Your Office Affects Your Productivity

Well, here we are. It’s mind-boggling to think how quickly Covid-19 has crept up on us. Earlier in the month, it was business as usual. There were whispers of “this bug” going around but no one seemed to have a handle on exactly what it was or how it would affect us. This is just another reminder of how quickly life can change. This extreme situation has us quarantining ourselves from others and working remotely. Our firm is already used to working out of my home. We have a separate studio in the house that is designated to the business, which works really well for us.

We’re big believers that your work environment can affect your overall productivity. You’ll hear a myriad of different opinions on what matters and what doesn’t when working from home – and it’s really up to you to decide how you work best. I’m going to offer a few of my favorite tips, as my home has been my office for the last 4 years. If you aren’t commonly working from home, your office may not be a designated room – it may be your kitchen table. So adapt these ideas to fit what you need from your space.

Make your bed each morning – and don’t work from it. I don’t subscribe to the idea that making your bed is a way to “check something off your list first thing in the morning” – but I do think that making your bed (or tidying up your home in general) keeps your mind clear for the tasks ahead. Don’t work from your bed – and if you’re in bed because you’re sick, you shouldn’t be working.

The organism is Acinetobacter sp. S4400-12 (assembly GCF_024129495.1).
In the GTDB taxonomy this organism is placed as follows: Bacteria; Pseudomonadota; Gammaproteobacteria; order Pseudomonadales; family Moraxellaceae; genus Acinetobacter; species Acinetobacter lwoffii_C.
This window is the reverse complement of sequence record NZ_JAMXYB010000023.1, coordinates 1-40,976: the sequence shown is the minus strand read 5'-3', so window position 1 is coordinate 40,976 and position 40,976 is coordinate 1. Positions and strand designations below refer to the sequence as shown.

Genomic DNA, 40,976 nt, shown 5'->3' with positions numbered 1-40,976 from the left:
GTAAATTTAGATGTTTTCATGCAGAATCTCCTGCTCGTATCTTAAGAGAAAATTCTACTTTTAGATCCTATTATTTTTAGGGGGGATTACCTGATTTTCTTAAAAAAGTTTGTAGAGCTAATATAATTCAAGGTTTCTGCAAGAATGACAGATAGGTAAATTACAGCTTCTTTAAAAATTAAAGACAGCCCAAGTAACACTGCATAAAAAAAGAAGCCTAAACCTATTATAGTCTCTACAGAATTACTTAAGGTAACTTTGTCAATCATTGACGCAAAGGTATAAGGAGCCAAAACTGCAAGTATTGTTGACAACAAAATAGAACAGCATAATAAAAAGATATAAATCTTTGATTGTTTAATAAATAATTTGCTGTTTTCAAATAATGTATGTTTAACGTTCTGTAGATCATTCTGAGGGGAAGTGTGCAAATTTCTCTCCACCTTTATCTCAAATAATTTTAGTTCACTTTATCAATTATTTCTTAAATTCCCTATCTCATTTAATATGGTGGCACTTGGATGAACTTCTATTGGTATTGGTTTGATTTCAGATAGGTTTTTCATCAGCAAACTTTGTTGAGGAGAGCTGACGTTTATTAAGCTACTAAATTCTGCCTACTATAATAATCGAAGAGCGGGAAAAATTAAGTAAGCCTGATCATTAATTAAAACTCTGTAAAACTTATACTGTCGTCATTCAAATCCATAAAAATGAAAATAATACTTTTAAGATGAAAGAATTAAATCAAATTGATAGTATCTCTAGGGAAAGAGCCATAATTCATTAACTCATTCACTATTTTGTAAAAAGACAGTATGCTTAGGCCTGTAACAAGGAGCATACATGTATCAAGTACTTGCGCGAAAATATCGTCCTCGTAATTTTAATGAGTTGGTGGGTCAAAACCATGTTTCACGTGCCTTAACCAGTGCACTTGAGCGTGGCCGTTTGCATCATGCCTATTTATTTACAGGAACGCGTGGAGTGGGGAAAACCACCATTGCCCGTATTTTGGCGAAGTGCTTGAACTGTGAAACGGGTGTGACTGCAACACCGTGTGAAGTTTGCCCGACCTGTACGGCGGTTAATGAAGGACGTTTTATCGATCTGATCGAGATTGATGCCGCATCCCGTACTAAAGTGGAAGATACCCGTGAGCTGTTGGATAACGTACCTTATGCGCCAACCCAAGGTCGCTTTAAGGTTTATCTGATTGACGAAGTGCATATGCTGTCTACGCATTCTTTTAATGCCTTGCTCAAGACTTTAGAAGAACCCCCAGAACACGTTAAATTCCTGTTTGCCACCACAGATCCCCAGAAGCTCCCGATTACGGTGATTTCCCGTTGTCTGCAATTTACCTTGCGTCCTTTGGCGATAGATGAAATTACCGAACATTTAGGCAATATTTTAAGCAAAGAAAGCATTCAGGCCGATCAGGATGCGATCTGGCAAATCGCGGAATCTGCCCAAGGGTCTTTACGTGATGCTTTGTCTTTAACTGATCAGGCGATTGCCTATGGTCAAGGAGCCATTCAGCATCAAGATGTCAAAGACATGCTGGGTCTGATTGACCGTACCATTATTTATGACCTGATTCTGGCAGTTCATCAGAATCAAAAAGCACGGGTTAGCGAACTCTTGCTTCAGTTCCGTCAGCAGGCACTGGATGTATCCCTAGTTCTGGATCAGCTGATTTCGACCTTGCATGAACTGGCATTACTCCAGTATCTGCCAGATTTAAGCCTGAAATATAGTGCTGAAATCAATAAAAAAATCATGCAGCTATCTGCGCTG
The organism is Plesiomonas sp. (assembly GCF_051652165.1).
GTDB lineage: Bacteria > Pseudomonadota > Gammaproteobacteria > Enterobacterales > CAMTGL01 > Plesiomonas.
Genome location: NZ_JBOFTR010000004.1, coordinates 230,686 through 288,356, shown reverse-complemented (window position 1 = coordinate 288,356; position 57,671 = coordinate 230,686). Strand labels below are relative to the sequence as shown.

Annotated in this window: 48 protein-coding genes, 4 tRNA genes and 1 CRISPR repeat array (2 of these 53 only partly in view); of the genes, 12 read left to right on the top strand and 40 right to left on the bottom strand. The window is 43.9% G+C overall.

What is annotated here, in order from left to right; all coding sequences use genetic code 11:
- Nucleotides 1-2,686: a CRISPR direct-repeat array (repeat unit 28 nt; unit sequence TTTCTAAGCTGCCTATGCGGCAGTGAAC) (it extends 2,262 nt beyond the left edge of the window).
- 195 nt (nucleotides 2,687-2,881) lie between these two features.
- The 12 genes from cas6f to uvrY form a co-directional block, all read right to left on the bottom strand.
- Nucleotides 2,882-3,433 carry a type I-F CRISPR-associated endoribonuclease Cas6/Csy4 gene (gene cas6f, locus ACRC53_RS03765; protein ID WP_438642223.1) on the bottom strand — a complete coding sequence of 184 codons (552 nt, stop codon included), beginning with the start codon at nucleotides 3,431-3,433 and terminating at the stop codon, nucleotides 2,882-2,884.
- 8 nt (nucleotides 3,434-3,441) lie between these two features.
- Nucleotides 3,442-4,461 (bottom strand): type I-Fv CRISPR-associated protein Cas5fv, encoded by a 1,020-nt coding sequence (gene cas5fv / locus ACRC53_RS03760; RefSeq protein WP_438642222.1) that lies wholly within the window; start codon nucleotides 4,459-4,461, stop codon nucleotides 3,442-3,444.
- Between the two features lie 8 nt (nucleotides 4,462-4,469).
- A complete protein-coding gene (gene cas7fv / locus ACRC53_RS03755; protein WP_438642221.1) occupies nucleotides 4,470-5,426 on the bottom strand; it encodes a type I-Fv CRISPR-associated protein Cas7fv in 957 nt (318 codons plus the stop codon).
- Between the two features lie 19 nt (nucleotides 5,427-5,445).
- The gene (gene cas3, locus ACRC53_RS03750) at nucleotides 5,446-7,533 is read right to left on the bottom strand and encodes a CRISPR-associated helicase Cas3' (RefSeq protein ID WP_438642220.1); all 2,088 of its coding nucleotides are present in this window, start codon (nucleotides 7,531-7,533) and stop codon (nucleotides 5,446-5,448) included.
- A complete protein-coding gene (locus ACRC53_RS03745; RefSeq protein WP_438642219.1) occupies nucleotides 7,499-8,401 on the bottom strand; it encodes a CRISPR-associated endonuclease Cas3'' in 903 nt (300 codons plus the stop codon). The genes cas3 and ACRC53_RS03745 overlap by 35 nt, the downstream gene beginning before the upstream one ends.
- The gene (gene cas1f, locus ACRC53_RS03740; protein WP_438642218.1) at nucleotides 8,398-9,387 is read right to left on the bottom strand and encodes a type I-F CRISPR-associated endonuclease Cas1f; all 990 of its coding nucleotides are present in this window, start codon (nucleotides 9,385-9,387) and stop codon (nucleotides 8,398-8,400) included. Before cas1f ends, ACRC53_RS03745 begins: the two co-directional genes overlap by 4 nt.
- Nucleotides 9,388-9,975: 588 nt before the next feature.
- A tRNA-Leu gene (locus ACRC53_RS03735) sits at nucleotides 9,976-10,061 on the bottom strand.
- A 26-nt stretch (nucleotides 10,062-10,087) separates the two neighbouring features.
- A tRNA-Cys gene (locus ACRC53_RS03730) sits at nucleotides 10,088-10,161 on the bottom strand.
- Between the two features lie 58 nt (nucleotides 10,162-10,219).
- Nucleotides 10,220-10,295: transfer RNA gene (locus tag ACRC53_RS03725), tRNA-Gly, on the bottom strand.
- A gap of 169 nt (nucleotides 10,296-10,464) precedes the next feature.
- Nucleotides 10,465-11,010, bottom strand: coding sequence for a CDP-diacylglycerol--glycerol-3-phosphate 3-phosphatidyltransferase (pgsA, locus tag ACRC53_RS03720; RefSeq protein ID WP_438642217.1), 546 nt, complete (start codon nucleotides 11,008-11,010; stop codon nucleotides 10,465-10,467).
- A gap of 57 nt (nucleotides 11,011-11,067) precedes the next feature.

Get dressed, but be comfortable. It helps, when you hop out of bed in the morning, to get changed into a fresh set of clothes. No one feels their best when wearing pajamas. In my opinion, if you aren’t seeing clients or coworkers (which is kinda the point right now), yoga pants are just fine. To go along with this sentiment – brush your teeth and wash your face! It seems simple, until it isn’t and you’re an hour into the workday with a mouth just as gross as when you woke up.

Have all of your essentials readily available. Don’t waste time digging in junk drawers for highlighters or scouring the house for your laptop charger. Take a few moments to grab all of your necessities and house them in the location in which you’ll be working. This tip is sure to keep you focused and productive.

A private residence in Philadelphia, PA. For use by Michelle Gage Interiors only Please credit: Rebecca McAlpin when applicable Copyright 2019 Rebecca McAlpin. All Rights Reserved.

Have designated start and end times. This is a BIG one that took a few years for me to fully put into practice. Before my husband joined the business, I would work my schedule around his. When he left in the morning, I went “into the office.” Mind you, he had a longer day AND a 2 hour round-trip commute, so I would burn myself out by working all of those extra hours. Not smart. Set work hours for yourself and stick to them to gain some consistency.